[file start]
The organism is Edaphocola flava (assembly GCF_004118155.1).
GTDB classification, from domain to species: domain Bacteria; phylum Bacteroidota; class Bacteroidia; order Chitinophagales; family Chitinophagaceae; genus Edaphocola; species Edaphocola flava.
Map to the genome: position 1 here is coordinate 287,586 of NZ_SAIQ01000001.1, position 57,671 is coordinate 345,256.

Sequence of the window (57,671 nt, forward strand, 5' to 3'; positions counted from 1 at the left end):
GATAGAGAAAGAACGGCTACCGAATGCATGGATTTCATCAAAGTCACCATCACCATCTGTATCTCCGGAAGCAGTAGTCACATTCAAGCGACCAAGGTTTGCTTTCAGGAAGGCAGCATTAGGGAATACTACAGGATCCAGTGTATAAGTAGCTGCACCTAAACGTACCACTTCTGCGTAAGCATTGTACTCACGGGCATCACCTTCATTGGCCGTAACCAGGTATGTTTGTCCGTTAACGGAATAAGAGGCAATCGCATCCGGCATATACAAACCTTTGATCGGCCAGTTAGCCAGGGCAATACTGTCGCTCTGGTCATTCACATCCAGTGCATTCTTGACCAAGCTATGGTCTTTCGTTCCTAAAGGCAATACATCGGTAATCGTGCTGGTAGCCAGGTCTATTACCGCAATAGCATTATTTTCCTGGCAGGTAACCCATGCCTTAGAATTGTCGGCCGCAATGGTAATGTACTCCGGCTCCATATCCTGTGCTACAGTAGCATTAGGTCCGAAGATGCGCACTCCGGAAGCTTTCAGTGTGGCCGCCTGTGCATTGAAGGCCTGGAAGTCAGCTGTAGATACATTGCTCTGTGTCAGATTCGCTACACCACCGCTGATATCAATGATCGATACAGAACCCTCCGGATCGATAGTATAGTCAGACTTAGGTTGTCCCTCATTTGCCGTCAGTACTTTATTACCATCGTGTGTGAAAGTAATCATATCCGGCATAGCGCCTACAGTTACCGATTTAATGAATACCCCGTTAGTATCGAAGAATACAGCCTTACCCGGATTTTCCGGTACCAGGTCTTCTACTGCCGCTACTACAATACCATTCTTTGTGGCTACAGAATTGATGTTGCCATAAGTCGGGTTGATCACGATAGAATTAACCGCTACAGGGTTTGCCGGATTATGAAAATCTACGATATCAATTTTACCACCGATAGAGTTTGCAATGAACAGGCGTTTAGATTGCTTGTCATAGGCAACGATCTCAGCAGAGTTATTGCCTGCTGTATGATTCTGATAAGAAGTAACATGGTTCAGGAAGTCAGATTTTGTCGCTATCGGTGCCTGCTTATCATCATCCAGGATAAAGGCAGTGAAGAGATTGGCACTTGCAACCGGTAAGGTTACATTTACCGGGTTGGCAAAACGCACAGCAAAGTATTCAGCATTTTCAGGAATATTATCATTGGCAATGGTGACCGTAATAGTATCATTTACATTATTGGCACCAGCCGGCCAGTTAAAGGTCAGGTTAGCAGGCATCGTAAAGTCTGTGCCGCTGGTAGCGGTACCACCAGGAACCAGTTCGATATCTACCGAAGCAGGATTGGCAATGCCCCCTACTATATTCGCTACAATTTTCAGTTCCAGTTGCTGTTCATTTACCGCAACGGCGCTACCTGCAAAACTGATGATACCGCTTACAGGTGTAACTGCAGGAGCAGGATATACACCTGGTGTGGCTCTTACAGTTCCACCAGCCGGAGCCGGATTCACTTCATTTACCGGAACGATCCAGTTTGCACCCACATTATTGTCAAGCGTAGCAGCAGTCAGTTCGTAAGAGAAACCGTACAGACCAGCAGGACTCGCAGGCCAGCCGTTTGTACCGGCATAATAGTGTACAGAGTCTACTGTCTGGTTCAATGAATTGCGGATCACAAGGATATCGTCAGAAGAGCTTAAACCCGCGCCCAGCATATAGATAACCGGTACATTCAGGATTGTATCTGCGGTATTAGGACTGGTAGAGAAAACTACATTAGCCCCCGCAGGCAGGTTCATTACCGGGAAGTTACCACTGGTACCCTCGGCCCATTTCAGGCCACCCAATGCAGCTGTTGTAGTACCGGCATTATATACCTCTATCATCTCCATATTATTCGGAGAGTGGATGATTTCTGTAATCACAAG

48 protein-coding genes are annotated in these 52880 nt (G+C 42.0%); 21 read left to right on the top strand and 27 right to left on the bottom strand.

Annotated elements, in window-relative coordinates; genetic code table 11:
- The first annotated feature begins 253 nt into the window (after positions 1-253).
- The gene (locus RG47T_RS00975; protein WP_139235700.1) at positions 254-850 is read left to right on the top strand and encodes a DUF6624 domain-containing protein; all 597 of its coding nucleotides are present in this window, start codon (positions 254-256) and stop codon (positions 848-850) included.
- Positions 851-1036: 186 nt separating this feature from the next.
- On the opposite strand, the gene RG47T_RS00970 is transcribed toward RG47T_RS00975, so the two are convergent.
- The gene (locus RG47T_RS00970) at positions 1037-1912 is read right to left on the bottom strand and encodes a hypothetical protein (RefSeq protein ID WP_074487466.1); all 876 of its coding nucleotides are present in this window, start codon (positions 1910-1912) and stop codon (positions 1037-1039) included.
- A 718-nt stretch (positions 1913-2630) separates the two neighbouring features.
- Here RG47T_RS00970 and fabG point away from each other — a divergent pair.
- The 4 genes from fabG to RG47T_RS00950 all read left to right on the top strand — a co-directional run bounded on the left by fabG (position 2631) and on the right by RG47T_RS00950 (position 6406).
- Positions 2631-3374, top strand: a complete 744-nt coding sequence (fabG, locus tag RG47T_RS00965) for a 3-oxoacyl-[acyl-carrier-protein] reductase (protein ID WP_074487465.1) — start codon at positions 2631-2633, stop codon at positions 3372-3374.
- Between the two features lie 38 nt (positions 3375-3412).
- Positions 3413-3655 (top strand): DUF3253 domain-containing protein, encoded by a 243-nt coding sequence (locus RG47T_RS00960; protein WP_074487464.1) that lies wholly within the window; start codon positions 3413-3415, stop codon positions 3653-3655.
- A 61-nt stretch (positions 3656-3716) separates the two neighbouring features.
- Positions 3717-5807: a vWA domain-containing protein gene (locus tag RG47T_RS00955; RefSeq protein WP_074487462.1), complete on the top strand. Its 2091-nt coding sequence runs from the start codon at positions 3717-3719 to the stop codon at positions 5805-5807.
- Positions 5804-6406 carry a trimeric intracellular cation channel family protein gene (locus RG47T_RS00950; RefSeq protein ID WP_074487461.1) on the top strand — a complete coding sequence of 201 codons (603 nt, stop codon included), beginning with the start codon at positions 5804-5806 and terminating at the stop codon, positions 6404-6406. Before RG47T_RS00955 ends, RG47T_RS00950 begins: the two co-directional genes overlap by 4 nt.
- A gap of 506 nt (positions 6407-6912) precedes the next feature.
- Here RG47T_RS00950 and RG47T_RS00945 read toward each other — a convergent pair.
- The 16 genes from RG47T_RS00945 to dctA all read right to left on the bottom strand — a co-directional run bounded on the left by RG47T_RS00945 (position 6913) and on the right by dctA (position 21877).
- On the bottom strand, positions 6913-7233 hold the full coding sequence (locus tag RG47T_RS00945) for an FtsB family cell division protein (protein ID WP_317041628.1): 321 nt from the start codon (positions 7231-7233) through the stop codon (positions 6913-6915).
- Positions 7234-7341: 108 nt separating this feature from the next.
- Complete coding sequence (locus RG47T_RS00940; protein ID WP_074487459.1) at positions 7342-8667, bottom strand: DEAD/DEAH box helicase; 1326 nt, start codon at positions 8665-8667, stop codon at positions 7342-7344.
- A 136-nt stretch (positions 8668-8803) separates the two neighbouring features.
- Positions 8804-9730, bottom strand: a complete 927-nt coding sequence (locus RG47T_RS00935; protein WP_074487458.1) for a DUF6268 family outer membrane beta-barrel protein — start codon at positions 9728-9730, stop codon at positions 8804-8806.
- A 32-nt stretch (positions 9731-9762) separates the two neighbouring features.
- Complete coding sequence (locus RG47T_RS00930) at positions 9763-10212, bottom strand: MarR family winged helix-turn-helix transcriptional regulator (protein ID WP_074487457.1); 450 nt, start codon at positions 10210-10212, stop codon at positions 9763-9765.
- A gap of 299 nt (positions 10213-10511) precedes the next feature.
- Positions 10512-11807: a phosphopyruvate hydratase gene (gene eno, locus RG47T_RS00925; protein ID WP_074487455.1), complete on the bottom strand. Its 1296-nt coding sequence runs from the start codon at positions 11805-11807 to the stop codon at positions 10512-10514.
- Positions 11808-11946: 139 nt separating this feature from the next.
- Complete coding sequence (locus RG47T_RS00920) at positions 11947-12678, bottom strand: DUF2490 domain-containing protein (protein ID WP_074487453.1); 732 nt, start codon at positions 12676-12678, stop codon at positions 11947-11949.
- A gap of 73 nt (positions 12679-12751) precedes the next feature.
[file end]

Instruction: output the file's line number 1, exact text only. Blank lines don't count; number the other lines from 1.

The organism is Edaphocola flava (assembly GCF_004118155.1).